Pill mills are largely a thing of the past. Meth labs in mobile homes on back roads, operated by drug dealers relying on large quantities of over-the-counter allergy medications, have been replaced by international cartels. And recovery houses to help people overcome their addiction(s) are springing up faster than laws can regulate them.
It’s not easy for the 134 members of the West Virginia Legislature to step out of their individual areas of expertise to address these matters, but they are moving forward as the 60-day session reaches its halfway point.
A few bills discussed in committees this week demonstrate that.
Senate Bill 242, sponsored by Sen. Mike Azinger, R-Wood, would create a licensure procedure and program requirements for residential substance use disorder programs.
It sets an administrative due process procedure, establishes reporting requirements and establishes civil penalties and injunctive relief for those who are not in compliance.
Azinger introduced the bill following discussions and complaints from Wood County officials who wanted their residents to have a say in allowing treatment programs to open in their communities. It’s a similar situation in Cabell County, where residential programs have opened inside and outside Huntington city limits. People want to make sure programs in their neighborhoods are legitimate treatment centers and not fly-by-night operations that bring in people with substance abuse problems and kick them out into their community when the money is gone.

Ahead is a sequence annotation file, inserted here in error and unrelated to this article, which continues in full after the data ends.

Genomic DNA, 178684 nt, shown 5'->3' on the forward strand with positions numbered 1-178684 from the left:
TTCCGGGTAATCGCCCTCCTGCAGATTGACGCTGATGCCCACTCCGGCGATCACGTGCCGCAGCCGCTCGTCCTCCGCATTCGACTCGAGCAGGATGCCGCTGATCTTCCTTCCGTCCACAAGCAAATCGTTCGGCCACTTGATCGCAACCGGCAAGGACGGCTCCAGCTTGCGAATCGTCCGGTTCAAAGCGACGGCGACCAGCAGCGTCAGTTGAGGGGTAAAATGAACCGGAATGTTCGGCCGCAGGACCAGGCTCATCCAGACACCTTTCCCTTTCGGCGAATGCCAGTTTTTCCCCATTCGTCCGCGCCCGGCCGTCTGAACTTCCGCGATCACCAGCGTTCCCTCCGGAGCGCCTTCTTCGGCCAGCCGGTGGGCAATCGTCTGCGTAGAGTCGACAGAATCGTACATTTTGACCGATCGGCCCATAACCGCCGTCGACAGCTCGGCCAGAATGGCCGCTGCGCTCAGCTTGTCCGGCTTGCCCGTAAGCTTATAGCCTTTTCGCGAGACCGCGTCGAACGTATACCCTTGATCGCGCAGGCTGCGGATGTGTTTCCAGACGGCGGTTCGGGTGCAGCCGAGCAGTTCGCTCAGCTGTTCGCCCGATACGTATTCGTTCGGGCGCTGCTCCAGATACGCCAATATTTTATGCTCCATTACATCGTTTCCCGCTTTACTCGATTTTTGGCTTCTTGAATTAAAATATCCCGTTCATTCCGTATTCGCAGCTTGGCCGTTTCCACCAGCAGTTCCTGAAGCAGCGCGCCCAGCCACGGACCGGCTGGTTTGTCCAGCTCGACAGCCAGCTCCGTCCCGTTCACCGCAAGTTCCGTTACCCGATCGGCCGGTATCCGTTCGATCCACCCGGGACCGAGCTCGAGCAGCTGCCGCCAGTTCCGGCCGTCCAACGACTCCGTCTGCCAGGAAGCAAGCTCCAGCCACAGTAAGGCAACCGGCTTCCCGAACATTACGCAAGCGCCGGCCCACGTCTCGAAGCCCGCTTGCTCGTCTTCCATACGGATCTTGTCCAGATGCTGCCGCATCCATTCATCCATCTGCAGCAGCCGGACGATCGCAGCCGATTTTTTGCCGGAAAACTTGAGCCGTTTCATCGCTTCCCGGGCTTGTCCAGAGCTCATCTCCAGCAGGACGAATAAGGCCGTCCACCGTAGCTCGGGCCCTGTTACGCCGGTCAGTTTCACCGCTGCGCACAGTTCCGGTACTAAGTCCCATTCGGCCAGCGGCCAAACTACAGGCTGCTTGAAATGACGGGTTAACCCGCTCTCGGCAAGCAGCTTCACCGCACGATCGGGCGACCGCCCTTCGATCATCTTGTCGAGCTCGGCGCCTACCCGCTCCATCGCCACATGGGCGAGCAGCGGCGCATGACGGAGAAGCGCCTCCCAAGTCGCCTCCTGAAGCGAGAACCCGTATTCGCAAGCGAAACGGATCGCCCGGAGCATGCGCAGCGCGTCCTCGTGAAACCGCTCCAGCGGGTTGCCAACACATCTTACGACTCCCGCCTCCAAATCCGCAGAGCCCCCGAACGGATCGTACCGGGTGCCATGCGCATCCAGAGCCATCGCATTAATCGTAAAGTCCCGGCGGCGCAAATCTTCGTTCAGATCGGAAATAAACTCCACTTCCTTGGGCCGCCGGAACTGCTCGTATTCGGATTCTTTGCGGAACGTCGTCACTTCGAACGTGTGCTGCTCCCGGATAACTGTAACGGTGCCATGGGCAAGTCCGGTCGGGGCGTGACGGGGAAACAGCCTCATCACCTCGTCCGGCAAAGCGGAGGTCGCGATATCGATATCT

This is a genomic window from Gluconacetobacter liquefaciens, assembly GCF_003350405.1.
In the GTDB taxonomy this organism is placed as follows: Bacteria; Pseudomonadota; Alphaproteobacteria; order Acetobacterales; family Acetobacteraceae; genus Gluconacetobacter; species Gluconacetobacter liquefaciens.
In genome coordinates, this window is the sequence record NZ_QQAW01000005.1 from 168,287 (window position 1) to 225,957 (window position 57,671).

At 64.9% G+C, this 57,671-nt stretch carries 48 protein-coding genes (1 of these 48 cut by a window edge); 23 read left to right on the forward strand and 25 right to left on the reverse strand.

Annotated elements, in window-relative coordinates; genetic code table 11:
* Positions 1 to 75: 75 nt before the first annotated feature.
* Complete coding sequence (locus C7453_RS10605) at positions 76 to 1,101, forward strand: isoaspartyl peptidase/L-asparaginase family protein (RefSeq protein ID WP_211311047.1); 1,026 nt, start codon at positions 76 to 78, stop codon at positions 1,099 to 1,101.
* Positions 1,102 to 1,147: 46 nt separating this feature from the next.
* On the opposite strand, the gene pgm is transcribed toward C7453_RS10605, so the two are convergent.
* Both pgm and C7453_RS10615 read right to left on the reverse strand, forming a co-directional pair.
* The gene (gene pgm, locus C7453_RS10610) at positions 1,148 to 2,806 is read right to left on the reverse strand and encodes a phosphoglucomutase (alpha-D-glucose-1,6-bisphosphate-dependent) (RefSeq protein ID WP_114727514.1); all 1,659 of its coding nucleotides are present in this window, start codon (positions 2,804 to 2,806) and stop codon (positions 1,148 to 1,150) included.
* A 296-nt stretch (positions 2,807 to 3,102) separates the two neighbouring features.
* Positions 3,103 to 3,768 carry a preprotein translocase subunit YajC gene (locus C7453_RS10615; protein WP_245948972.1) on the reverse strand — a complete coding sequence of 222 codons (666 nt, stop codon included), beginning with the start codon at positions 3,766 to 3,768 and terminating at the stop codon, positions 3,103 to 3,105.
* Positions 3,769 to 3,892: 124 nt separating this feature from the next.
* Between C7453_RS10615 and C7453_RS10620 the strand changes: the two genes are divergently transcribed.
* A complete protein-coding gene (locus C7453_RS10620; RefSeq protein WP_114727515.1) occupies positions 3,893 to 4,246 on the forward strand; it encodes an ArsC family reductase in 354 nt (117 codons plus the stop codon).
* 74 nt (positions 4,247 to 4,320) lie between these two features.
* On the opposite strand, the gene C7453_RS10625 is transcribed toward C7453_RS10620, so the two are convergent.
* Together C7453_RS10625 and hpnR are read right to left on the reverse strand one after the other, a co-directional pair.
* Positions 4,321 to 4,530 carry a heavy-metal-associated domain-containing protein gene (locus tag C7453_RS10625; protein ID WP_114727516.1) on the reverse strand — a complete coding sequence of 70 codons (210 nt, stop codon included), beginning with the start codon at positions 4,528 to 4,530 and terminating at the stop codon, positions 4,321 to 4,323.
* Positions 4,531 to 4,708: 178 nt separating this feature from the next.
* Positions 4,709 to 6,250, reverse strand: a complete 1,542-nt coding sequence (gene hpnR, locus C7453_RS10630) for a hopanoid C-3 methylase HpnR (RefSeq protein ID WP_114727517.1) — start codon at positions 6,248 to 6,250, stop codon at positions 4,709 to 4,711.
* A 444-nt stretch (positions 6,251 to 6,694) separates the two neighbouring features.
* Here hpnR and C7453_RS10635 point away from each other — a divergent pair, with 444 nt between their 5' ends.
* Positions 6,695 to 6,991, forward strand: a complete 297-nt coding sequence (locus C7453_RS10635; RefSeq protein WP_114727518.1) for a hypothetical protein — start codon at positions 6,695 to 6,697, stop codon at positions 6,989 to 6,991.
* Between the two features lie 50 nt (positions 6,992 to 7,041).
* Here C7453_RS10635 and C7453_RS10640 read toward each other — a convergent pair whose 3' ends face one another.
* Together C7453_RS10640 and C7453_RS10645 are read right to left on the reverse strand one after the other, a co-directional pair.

House Bill 2498, introduced by Delegate Laura Kimble, R-Harrison, would require medically assisted treatment programs to give public notice of their intent to locate in communities, among other things.
Taking another approach, HB 2916, introduced by Delegate Bill Ridenour, R-Jefferson, adds fentanyl to the list of materials defined as weapons of mass destruction in state law. That provision is part of a wide range of actions designed to deal with domestic terrorism.
The fact these bills were introduced by legislators from different parts of the state shows that these concerns are not limited to the Huntington area. Statewide problems are more likely to get the Legislature’s attention than local ones are.
These bills are all in committee. Their fates are undetermined. In the end, they may need more work, or they could be rejected because of a fatal flaw that’s not obvious at this moment.
It’s not an easy process. The bad guys in the illegal drug business can move faster than the good guys in legislative bodies. It’s the way the system is built to work.
Local communities need tools only the Legislature can provide. Legislators are working on providing those tools, and that does give hope that certain problems can be addressed soon.
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